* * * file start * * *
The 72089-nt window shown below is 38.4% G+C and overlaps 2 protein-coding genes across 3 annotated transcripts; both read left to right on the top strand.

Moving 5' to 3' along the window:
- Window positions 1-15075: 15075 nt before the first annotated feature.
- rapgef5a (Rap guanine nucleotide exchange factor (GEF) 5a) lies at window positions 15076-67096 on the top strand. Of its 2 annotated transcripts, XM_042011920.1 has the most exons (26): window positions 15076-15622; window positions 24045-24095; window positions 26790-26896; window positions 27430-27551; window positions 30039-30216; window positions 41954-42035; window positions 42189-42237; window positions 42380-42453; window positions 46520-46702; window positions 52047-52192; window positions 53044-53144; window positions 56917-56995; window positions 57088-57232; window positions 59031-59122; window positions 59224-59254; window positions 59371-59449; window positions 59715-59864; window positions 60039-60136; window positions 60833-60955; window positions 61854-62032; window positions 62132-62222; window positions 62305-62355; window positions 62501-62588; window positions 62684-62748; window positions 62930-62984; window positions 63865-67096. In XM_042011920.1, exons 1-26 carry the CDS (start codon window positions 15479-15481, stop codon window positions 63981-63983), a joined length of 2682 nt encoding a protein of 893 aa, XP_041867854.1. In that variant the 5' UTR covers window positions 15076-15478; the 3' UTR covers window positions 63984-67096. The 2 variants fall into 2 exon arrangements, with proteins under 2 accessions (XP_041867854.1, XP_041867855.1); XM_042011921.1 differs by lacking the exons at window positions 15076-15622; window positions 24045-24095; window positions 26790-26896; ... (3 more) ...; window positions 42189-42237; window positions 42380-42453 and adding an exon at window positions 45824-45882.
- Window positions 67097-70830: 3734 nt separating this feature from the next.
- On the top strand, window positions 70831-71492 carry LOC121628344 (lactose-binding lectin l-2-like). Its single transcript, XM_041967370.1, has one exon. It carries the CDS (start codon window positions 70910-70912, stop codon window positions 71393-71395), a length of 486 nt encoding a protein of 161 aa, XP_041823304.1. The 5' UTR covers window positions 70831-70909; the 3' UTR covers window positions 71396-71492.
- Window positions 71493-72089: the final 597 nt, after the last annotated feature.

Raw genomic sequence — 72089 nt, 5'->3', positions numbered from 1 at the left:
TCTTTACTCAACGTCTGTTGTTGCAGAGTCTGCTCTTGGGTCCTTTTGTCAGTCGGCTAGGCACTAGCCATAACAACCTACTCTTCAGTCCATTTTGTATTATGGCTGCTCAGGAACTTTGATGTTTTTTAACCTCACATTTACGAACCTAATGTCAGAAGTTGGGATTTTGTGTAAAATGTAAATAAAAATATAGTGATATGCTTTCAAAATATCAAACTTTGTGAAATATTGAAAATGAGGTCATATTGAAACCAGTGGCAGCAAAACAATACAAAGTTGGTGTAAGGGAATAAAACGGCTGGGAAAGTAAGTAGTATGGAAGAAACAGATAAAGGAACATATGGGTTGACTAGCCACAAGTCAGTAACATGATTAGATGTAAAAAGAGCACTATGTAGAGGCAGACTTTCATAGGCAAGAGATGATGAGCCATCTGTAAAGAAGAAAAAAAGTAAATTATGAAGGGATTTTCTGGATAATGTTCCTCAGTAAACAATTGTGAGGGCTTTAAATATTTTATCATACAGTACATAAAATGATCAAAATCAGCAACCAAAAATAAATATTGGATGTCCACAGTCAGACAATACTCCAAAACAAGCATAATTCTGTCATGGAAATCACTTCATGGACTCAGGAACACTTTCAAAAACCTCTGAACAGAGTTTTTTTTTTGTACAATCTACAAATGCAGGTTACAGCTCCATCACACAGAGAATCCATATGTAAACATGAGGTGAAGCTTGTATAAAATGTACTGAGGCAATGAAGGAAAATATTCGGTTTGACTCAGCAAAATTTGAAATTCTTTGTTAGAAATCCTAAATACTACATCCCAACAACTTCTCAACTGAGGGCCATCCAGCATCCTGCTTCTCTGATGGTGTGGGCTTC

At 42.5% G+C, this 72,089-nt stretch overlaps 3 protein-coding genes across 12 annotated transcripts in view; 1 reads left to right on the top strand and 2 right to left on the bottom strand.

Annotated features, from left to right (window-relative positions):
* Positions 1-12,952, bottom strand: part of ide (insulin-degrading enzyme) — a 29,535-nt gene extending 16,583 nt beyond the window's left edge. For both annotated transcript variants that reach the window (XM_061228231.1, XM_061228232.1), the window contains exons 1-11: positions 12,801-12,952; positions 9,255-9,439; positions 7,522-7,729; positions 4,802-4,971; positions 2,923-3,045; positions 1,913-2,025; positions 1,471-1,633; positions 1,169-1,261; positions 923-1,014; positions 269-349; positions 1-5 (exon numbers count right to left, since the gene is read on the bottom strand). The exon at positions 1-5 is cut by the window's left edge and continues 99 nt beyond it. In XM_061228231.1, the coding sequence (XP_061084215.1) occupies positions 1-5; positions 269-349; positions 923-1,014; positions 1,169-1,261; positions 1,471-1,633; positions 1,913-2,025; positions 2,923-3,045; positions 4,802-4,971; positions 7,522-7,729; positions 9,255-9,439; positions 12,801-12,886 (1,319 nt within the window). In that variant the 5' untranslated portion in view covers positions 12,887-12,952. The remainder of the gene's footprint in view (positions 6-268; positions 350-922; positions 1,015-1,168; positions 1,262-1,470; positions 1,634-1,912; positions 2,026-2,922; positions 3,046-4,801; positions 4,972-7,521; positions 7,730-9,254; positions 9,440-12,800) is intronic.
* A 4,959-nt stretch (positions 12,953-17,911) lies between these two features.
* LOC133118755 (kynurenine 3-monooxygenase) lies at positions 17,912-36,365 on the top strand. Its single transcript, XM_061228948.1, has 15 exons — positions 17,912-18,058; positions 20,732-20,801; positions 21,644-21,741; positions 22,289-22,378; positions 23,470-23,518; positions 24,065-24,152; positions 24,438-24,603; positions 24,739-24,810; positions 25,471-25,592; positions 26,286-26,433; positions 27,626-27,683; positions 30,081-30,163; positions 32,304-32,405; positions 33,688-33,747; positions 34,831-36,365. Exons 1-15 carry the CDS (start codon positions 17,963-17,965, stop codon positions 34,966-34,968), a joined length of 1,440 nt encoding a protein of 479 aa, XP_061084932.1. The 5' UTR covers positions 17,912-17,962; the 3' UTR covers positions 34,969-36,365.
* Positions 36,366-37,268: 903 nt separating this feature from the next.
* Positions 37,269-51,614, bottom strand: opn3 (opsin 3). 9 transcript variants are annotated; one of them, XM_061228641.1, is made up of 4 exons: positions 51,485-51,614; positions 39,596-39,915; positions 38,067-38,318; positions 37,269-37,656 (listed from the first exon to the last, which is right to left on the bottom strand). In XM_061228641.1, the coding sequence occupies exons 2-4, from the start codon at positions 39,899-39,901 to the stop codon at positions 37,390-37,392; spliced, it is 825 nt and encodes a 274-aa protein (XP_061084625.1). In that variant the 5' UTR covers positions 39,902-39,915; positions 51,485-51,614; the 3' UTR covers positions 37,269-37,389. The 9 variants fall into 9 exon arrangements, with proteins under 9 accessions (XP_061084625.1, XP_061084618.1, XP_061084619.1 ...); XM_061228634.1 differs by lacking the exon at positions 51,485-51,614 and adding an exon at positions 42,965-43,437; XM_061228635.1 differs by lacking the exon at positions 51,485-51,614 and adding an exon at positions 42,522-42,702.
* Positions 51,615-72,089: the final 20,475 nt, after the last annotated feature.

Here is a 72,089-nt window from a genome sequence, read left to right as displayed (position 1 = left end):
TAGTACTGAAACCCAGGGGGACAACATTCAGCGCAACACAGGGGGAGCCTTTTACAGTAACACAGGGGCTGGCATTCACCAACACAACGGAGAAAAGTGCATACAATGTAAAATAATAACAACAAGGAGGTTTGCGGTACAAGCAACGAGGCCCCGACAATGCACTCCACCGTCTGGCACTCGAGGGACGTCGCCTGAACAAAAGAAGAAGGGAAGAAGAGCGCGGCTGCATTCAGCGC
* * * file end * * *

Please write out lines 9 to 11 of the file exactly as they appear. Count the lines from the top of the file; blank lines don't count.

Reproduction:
TCTTTACTCAACGTCTGTTGTTGCAGAGTCTGCTCTTGGGTCCTTTTGTCAGTCGGCTAGGCACTAGCCATAACAACCTACTCTTCAGTCCATTTTGTATTATGGCTGCTCAGGAACTTTGATGTTTTTTAACCTCACATTTACGAACCTAATGTCAGAAGTTGGGATTTTGTGTAAAATGTAAATAAAAATATAGTGATATGCTTTCAAAATATCAAACTTTGTGAAATATTGAAAATGAGGTCATATTGAAACCAGTGGCAGCAAAACAATACAAAGTTGGTGTAAGGGAATAAAACGGCTGGGAAAGTAAGTAGTATGGAAGAAACAGATAAAGGAACATATGGGTTGACTAGCCACAAGTCAGTAACATGATTAGATGTAAAAAGAGCACTATGTAGAGGCAGACTTTCATAGGCAAGAGATGATGAGCCATCTGTAAAGAAGAAAAAAAGTAAATTATGAAGGGATTTTCTGGATAATGTTCCTCAGTAAACAATTGTGAGGGCTTTAAATATTTTATCATACAGTACATAAAATGATCAAAATCAGCAACCAAAAATAAATATTGGATGTCCACAGTCAGACAATACTCCAAAACAAGCATAATTCTGTCATGGAAATCACTTCATGGACTCAGGAACACTTTCAAAAACCTCTGAACAGAGTTTTTTTTTTGTACAATCTACAAATGCAGGTTACAGCTCCATCACACAGAGAATCCATATGTAAACATGAGGTGAAGCTTGTATAAAATGTACTGAGGCAATGAAGGAAAATATTCGGTTTGACTCAGCAAAATTTGAAATTCTTTGTTAGAAATCCTAAATACTACATCCCAACAACTTCTCAACTGAGGGCCATCCAGCATCCTGCTTCTCTGATGGTGTGGGCTTC

At 42.5% G+C, this 72,089-nt stretch overlaps 3 protein-coding genes across 12 annotated transcripts in view; 1 reads left to right on the top strand and 2 right to left on the bottom strand.

Annotated features, from left to right (window-relative positions):